The Long Way Down by Riches of the Poor
Around every twist and turn in their debut album The Long Way Down, it seems as though Riches of the Poor are intent on chilling us to the bone with some component of their masterfully diverse aesthetics. From the pulsating harmonies of “Morning After” to the cerebral melodicism of “Home,” there’s a lot of ground covered by this band inside of a 39-minute LP. Despite the ambitiousness of the structures we find in “Needle,” “Anything Else,” “Please” and “Again,” Riches of the Poor never sound particularly unsure of where they’re trying to go with the main narrative in this record – truth be told, they seem a lot more confident than I would have assumed they would be. A record as driven by the grimy distortion of its guitar parts as it is the fragile intricacies that bind a vocal with the words it would wish to convey, The Long Way Down is a brilliant introduction to its creators and, above all else, one of the few indie rock albums out this summer that doesn’t start and finish with a layer of arrogant pretentiousness.
MORE ABOUT THE BAND: https://www.richesofthepoor.de/about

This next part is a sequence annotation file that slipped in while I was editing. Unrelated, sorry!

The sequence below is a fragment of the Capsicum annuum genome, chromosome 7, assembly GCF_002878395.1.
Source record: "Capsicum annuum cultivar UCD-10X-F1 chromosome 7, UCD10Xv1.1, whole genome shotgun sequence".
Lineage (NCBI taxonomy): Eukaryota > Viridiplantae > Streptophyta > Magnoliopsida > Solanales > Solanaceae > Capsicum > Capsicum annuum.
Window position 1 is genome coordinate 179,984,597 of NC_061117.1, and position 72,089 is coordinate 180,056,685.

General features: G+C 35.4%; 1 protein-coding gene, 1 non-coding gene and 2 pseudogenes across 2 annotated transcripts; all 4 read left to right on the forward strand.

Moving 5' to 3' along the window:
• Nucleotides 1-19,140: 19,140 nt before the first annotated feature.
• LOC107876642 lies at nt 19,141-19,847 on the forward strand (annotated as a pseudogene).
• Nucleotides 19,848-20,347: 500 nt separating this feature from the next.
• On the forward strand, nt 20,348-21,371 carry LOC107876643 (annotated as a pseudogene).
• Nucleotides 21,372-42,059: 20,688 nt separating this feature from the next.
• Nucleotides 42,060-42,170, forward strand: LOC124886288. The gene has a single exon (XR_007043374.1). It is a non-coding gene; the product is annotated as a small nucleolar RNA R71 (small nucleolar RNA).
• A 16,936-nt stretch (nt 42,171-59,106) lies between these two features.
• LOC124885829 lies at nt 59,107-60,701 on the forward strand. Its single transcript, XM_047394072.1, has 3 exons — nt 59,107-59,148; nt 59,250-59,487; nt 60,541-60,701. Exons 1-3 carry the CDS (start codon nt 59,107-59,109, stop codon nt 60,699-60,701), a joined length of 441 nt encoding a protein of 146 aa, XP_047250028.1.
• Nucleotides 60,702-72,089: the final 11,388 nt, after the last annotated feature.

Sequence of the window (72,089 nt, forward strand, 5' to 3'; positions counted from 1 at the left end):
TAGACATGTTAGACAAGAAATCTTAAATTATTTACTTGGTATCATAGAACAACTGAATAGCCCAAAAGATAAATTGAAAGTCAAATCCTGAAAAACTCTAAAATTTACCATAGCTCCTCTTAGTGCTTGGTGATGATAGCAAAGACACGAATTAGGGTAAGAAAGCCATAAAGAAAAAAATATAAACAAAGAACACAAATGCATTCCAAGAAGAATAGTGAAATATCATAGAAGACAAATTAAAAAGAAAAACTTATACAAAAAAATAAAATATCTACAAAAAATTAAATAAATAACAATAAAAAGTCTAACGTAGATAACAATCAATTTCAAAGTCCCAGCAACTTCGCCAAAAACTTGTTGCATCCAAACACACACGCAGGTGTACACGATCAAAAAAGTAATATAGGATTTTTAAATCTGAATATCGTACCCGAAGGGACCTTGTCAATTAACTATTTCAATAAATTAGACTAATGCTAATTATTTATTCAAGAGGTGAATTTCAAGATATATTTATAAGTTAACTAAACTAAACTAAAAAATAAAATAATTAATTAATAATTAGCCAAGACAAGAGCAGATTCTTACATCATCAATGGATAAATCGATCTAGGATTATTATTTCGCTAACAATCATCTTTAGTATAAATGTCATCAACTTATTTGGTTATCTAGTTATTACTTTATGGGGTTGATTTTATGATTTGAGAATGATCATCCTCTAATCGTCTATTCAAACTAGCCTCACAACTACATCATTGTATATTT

I really like the intensity of the grooves in “Anything Else” and “Needle,” and though they conflict with the essential concept in “Behave” and “Home,” none of these songs make for odd neighbors in the tracklist at all – the opposite, actually. There’s a very moody flow to this record that makes it feel more like a compilation than it does a standard LP in a couple of spots, but this eclecticism doesn’t inevitably yield discordance (as some would be quick to assume).
In a season that has been all about artists interested in beating one template to death a hundred different ways, this band is breaking out with something a little harder to pin down with conventional terminology. This isn’t to say that “Home,” “Not Enough,” “Anything Else” or “Please” are more on the experimental side than most mainstream fans will know what to do with, but instead to acknowledge just how much they’re biting off in this rookie effort. I think they can handle it, and the varnished look of The Long Way Down confirms as much.
If this is just a glimpse into what the future has in store for Riches of the Poor, I’ll definitely be looking forward to hearing more of their work as the 2020s get into full swing. There aren’t many greenhorn efforts out this June that sound and feel as well-rounded as this offering does, and as long as Riches of the Poor don’t grow complacent between this release and their next trip to the recording studio, I don’t see any reason why they won’t be able to use this record as a launch point for an incredible career together.
They already have more going for them here than a lot of their peers have after years of slaving away in the recording studio together, and the last time I checked, having that kind of talent right out of the gate was something to be envious of in this business.